In March 2018, Fox voluntarily agreed to resolve the Compliance Review prior to the conclusion of OCR’s investigation. It will be interesting to see how many years it takes before Fox fulfills the terms of the March 2018 Resolution Agreement.

Resolution Agreement Not Provided to School Board
Dr. Wipke did not provide a copy of the Resolution Agreement in BoardDocs for Fox's school board members to review. When I asked why not, I was informed that it was an "administrative action". Since the OCR Resolution Agreement deals with complying with federal law, our school board members should have been provided a copy of the Agreement and the Compliance Review letter as well. Having it in BoardDocs would have also made the documents available to the local community.

Resolution Agreement On ED.GOV
Even though Fox's Resolution Agreement and Compliance Review letter wasn't made available to Fox's school board members or the community, it is available to the general public on ED OCR's website. I have provided links to the documents below:



One of the actions items Fox was required to do was to send out notices to parents and legal guardians of each District Student:

“By September 17, 2018, the District will send a notice to the parent(s)/legal guardian(s) of each District student through the U.S. Postal Service (U.S. mail), or by email, explaining the District’s obligation to conduct a Section 504 evaluation of any student who, because of disability, needs or is believed to need special education or related services to send out notices to everyone in the district.”
Fox completed the above action item in September 2018.



The OCR"s District Wide Compliance Review specifically investigated the following as stated on the first page of the Compliance Review Letter:
"This compliance review assessed whether the District discriminates on the basis of disability against students with food allergies and other health impairments such as diabetes. Specifically, the review addressed whether the District provides individualized health plans to students with food allergies and other health impairments that do not comply with the requirements of Section 504 and Title II, thereby denying those students opportunities to participate in and benefit from the District’s programs and activities that are equal to the opportunities afforded to students without disabilities."
Since it was well documented that ED OCR knew that we were provided an Individualized Health Plan (IHP) instead of a Section 504 plan, it was easy to see why OCR opened a District Wide Compliance Review investigating the practice of providing IHP's instead of Section 504 plans. This pattern of practice had been happening around the country for years as I found in other Resolution Agreements and pointed out in previous articles. The Memphis City School district was caught doing the same thing and signed a Resolution Agreement with OCR in 2012.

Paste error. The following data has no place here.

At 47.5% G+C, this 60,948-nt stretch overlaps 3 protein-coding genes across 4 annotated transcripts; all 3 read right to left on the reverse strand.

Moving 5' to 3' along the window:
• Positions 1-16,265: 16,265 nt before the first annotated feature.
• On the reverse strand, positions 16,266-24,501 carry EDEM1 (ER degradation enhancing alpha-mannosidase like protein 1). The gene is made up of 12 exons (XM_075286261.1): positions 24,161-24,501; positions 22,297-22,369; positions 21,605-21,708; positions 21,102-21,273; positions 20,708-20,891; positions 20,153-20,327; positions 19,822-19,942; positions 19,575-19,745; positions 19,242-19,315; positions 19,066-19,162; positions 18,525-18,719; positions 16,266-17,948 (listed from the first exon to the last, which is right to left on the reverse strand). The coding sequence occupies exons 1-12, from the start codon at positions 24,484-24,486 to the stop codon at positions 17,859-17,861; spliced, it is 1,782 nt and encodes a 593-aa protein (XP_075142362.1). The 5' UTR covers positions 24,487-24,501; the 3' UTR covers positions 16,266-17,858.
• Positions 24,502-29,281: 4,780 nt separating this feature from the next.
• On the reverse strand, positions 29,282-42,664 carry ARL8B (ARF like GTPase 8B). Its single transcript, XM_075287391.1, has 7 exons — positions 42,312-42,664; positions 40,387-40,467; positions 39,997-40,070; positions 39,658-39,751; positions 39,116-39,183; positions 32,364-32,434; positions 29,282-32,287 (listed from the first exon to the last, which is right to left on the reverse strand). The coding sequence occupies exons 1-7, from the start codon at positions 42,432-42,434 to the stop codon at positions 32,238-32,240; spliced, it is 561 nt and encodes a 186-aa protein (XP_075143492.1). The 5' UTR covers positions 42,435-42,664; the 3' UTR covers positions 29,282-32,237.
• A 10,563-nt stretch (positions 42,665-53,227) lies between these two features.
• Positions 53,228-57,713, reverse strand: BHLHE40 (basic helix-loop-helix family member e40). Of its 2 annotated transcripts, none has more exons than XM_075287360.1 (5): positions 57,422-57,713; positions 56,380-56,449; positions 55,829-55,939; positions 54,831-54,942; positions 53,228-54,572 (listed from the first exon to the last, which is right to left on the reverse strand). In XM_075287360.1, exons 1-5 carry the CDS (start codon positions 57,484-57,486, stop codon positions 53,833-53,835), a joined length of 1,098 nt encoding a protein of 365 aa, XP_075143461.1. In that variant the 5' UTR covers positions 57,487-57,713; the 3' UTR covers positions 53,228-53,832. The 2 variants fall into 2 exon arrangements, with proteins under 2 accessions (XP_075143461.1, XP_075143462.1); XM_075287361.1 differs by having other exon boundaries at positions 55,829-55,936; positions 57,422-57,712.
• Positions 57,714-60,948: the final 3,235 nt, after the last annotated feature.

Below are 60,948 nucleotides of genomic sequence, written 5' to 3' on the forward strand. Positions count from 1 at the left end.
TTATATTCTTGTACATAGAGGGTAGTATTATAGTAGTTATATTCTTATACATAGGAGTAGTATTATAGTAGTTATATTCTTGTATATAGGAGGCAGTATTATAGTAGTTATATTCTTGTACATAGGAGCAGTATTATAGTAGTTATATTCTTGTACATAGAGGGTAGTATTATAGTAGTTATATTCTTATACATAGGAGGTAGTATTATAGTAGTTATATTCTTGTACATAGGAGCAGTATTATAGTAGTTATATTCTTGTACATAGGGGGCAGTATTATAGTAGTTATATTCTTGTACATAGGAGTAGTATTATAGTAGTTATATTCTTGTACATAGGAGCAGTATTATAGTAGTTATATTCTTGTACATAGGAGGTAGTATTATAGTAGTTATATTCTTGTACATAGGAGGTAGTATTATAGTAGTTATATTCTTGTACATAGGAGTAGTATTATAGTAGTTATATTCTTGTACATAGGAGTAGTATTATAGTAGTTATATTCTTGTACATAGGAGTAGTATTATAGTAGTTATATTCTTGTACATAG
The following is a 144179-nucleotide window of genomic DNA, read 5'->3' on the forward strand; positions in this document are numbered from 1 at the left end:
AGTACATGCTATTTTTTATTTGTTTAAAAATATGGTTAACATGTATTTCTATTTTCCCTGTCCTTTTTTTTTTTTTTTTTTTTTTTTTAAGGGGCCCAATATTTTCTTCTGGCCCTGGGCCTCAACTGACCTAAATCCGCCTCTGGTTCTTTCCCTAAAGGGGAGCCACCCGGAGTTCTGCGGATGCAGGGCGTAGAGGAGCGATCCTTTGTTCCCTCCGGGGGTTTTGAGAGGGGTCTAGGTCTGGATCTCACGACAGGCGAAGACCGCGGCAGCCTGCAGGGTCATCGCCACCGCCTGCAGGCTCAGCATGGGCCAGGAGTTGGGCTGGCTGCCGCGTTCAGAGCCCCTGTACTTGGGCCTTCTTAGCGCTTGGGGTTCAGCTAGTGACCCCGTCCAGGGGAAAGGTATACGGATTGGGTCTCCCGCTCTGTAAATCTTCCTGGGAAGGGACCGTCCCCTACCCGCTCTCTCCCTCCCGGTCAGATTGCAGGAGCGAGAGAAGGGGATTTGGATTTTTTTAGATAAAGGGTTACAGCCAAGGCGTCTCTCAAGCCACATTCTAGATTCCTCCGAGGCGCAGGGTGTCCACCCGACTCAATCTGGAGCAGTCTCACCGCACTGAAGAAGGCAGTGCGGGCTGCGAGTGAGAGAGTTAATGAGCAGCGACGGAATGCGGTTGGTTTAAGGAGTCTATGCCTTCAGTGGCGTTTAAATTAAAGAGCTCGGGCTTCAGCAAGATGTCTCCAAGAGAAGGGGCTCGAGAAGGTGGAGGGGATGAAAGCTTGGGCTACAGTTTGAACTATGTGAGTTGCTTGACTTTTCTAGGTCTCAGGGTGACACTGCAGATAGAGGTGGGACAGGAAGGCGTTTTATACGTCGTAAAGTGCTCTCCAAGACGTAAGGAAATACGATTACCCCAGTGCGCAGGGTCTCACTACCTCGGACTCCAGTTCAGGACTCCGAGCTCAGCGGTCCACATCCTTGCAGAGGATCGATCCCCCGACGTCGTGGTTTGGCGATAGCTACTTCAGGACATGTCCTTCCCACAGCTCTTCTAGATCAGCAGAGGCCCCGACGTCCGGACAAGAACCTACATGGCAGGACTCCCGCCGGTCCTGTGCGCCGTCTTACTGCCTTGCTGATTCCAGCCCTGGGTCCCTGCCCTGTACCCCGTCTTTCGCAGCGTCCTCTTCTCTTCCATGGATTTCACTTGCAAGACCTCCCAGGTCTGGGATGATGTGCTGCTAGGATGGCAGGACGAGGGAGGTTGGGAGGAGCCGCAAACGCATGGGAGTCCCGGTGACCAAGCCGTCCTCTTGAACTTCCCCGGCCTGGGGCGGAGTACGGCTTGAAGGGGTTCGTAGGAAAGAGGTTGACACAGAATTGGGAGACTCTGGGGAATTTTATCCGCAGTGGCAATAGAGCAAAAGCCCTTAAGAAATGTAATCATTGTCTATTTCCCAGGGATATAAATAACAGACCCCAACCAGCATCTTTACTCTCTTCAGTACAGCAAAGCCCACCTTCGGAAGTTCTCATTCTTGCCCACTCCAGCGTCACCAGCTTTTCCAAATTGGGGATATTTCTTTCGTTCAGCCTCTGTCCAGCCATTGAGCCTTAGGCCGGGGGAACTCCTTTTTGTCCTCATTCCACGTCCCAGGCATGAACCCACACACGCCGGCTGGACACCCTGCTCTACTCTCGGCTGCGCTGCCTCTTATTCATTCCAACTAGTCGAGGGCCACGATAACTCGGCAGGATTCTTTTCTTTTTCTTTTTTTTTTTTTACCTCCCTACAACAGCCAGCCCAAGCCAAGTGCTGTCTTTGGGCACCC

8 Years To Conduct A Compliance Review
The "years of examination" that it took to complete Fox's District Wide Compliance Review is quite a story in itself. Parents and advocates who have filed complaints with the Kansas City ED OCR office have experienced and followed their lack of enforcement for more than a decade.

It took OCR nearly 4 more years after the online defamatory comments scandal became public for OCR to complete their investigation and get the district to sign a Resolution Agreement. During that time, I continually checked in with OCR asking the KC Director and the Regional Enforcement Director when they planned to complete their investigation.

OCR's 8 year investigation don't seem to follow OCR’s mission statement from their website:

The mission of the Office for Civil Rights is to ensure equal access to education and to promote educational excellence throughout the nation through vigorous enforcement of civil rights.”

You can't ensure equal access to education when it takes 8 years to investigate problems in a school district.

Students Denied 504 Plans
In my Facebook response to Mr. Brazeal, I also noted the fact that there were students who were denied Section 504 plans in the district between 2008 and 2014. Ours was one of them. My remarks about denying 504 plans are true. We don't know how many students were denied 504's because most parents don't know about Section 504. Plus parents aren't willing to battle their school district because they can't afford attorneys and because they fear retaliation from the district.